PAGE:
NEWTOWN, Conn. --- COMAC, and its former parent, AVIC, have worked hand in glove on two of China's premier aircraft programs, the C919 narrowbody airliner and the ARJ21 regional jet. More recently, COMAC partnered with Russia's United Aircraft Corporation (UAC) on a new airliner, the CR929. China's aviation ambitions achieved a major milestone earlier this year with the first flight of its C919 in May. This all-new narrowbody airliner is designed to compete directly against the Airbus A320 family and Boeing 737.
Now comes the hard part - testing and certification. COMAC's inexperience in testing and certifying civil airliners will likely lead to a long, drawn-out flight test program. COMAC may have gained experience through the long-delayed ARJ21 program, but even the more seasoned Airbus, Boeing, and Bombardier have trouble keeping to aggressive schedules with their all-new aircraft. Service entry in the Chinese market is unlikely to occur until late 2019, and may even be delayed until the early 2020s.
Nevertheless, the program is a milestone for China. One advantage that the C919 program has over Western competitors is that it is largely insulated from the financial pressures placed on Western manufacturers. The Chinese government wants to develop an indigenous capability to produce airliners that are competitive with those built by Western companies, and the program will therefore continue for as long as the Chinese government wants it to - regardless of whether the aircraft racks up major sales from airlines outside China.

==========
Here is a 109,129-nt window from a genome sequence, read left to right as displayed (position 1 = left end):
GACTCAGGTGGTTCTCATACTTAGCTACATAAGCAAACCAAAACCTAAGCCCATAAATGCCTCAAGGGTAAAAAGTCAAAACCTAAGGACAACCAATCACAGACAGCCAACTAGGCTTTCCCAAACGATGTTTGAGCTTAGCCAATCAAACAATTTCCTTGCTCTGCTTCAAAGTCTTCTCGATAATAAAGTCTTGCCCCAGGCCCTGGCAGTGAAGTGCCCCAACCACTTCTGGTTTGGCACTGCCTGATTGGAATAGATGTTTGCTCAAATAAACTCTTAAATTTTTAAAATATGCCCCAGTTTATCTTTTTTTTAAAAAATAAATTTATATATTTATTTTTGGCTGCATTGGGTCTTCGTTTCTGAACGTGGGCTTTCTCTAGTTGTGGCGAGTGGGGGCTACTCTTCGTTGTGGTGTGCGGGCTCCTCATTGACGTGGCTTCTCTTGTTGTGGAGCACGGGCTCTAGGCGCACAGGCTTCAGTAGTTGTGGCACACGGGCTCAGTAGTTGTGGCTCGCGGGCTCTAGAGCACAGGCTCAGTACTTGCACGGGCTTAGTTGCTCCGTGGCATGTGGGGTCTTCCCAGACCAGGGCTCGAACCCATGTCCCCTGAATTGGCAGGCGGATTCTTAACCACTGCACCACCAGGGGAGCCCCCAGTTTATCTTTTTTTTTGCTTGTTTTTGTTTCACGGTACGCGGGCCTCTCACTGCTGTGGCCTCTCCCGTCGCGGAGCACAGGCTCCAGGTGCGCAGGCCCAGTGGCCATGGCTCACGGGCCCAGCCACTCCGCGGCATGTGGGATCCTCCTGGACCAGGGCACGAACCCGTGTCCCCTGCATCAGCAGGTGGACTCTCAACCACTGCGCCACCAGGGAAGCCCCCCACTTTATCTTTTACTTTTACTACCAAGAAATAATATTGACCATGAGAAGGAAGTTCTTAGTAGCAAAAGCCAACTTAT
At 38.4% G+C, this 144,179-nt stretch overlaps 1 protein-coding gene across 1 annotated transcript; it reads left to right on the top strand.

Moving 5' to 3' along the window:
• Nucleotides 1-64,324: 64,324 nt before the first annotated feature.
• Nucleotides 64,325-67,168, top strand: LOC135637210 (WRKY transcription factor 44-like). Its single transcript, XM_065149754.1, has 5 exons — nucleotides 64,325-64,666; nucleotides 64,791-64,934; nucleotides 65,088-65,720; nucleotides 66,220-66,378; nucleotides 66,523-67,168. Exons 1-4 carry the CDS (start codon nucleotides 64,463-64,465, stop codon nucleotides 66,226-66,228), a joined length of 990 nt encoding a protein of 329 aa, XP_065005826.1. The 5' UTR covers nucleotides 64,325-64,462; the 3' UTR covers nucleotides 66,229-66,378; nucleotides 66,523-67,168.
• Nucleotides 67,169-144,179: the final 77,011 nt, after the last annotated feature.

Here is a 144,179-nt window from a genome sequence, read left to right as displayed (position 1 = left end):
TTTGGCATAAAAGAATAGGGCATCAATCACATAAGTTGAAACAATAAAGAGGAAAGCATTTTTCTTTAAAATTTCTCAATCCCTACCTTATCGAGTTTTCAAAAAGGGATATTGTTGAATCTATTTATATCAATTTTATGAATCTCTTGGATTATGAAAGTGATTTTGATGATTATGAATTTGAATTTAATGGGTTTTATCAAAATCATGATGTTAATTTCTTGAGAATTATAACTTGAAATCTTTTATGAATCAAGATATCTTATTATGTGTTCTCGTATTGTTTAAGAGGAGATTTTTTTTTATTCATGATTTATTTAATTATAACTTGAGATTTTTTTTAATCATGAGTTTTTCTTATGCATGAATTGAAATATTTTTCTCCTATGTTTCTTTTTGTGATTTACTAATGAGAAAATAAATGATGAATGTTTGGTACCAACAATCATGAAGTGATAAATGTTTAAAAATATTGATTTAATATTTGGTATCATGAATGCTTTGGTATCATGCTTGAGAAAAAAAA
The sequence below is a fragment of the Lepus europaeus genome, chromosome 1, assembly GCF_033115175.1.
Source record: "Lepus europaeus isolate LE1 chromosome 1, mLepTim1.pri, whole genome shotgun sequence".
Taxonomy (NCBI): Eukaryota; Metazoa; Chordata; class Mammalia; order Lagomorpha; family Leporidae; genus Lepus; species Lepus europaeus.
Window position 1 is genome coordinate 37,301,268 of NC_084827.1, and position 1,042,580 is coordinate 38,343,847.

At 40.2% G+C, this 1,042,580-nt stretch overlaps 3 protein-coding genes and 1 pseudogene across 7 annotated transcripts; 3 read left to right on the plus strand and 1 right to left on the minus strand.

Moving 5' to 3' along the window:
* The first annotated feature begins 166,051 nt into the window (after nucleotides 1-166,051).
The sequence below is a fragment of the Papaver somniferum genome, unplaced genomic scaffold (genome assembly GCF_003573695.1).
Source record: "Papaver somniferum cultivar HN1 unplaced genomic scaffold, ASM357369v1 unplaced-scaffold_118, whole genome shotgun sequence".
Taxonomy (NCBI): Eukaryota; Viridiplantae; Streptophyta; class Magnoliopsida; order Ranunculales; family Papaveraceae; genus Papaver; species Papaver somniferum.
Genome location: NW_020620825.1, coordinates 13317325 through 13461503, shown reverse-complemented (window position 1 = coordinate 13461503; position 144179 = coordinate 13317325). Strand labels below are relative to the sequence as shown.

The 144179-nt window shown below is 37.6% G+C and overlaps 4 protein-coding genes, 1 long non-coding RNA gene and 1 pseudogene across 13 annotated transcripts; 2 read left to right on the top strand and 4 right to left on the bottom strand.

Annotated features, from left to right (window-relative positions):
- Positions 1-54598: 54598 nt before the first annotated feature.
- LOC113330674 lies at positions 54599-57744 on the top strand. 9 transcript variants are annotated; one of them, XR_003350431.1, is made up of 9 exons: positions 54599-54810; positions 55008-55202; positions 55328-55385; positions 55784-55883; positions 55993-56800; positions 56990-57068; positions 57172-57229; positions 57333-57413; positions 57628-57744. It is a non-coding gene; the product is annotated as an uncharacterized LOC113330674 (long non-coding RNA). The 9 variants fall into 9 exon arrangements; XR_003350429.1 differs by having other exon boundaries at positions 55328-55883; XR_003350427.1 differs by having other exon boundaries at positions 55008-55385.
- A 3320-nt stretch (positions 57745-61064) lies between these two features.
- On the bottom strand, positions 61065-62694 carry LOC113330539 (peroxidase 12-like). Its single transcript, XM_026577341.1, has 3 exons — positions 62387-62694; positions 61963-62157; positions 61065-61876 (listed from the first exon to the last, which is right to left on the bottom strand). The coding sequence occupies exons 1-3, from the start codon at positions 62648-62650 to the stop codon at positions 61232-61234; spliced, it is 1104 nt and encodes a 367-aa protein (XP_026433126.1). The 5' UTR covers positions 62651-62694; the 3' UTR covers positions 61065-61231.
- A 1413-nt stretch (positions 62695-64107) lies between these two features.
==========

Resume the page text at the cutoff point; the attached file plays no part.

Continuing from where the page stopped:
Moreover, gaining sales outside of the Chinese sphere of influence will likely be difficult. COMAC will need to achieve Western (FAA/EASA) certification for the C919 to compete with Airbus and Boeing. The certification process is long and costly, and so far, no modern Chinese passenger aircraft has earned Western certification. Nevertheless, the C919 will be built for indigenous markets, which at the very least will provide a learning experience for future development, production, and support of large commercial aircraft.
As it looks to the future, COMAC has wasted no time in getting its next project lined up. Up next for the company is a new long-range 250- to 320-seat widebody twinjet airline, which is being developed with Russia's UAC. The two firms have set up a Shanghai-based joint venture company to manage the project. The program is expected to use several Russian technologies leveraged from the MC-21, such as composite wing components and fly-by-wire to name a few.
In September 2017, the aircraft family was dubbed the CR929 ('CR' for China Russia), and will feature three models. The CR 929-600 will be the baseline version with a passenger capacity of 280 seats and range of 12,000 km. The shorter CR 929-500 will carry 250 passengers but will have an extended range of 14,000 km. The CR929-700, the largest model of the series, will carry 320 passengers and have a range of 10,000 km.
The aircraft will initially be powered by a Western propulsion system, possibly from Roll-Royce or GE Aviation, which already have engines to fit this class. A new, indigenous engine will also be developed for the CR929 by UAC and Aero Engine Corp of China (AECC, which was recently formed following its spin-off from AVIC in 2016). The new powerplant would commence testing in 2022 and be certified by 2027 under the planned schedule. Preliminary design work for the CR929 is expected to begin in 2018. First flight is scheduled in 2023, with entry into service expected around 2025. As with most ambitious aircraft programs, the schedule for the new airliner will shift as development progresses.
The partnership between UAC and COMAC is an interesting one as it combines Russia's technical acumen with China's production capability. While the CR929 is unlikely to break out from its home markets, China's need for the aircraft alone will likely feed production and make the program profitable.